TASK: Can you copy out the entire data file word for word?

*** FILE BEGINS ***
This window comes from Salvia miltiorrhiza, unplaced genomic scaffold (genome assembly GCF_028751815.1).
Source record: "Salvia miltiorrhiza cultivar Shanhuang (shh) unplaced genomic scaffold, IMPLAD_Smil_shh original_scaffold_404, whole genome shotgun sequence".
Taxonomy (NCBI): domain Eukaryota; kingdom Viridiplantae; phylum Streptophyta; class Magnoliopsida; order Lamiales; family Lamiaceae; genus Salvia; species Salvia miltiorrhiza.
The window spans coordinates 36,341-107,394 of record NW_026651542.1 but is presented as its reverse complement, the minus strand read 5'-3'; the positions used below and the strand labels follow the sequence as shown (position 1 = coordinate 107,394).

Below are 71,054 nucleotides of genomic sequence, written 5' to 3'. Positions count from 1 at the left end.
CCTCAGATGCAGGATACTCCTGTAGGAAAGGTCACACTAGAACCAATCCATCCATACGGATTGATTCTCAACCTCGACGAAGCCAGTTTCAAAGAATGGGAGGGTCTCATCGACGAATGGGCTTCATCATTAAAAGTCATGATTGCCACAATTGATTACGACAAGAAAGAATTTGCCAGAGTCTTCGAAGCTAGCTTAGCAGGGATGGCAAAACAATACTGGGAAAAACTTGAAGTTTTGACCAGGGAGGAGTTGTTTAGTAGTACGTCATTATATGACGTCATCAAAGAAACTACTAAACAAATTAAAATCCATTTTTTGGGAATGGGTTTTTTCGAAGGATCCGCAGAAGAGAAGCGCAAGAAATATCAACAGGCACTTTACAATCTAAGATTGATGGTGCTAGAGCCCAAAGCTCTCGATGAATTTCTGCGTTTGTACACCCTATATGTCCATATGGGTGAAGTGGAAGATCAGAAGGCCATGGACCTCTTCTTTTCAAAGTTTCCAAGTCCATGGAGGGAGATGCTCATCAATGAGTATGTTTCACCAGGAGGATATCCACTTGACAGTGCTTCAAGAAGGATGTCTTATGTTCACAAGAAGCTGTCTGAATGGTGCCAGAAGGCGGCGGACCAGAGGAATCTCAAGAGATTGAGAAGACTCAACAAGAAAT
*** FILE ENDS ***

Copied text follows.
This window comes from Salvia miltiorrhiza, unplaced genomic scaffold (genome assembly GCF_028751815.1).
Source record: "Salvia miltiorrhiza cultivar Shanhuang (shh) unplaced genomic scaffold, IMPLAD_Smil_shh original_scaffold_404, whole genome shotgun sequence".
Taxonomy (NCBI): domain Eukaryota; kingdom Viridiplantae; phylum Streptophyta; class Magnoliopsida; order Lamiales; family Lamiaceae; genus Salvia; species Salvia miltiorrhiza.
The window spans coordinates 36,341-107,394 of record NW_026651542.1 but is presented as its reverse complement, the minus strand read 5'-3'; the positions used below and the strand labels follow the sequence as shown (position 1 = coordinate 107,394).

Below are 71,054 nucleotides of genomic sequence, written 5' to 3'. Positions count from 1 at the left end.
CCTCAGATGCAGGATACTCCTGTAGGAAAGGTCACACTAGAACCAATCCATCCATACGGATTGATTCTCAACCTCGACGAAGCCAGTTTCAAAGAATGGGAGGGTCTCATCGACGAATGGGCTTCATCATTAAAAGTCATGATTGCCACAATTGATTACGACAAGAAAGAATTTGCCAGAGTCTTCGAAGCTAGCTTAGCAGGGATGGCAAAACAATACTGGGAAAAACTTGAAGTTTTGACCAGGGAGGAGTTGTTTAGTAGTACGTCATTATATGACGTCATCAAAGAAACTACTAAACAAATTAAAATCCATTTTTTGGGAATGGGTTTTTTCGAAGGATCCGCAGAAGAGAAGCGCAAGAAATATCAACAGGCACTTTACAATCTAAGATTGATGGTGCTAGAGCCCAAAGCTCTCGATGAATTTCTGCGTTTGTACACCCTATATGTCCATATGGGTGAAGTGGAAGATCAGAAGGCCATGGACCTCTTCTTTTCAAAGTTTCCAAGTCCATGGAGGGAGATGCTCATCAATGAGTATGTTTCACCAGGAGGATATCCACTTGACAGTGCTTCAAGAAGGATGTCTTATGTTCACAAGAAGCTGTCTGAATGGTGCCAGAAGGCGGCGGACCAGAGGAATCTCAAGAGATTGAGAAGACTCAACAAGAAAT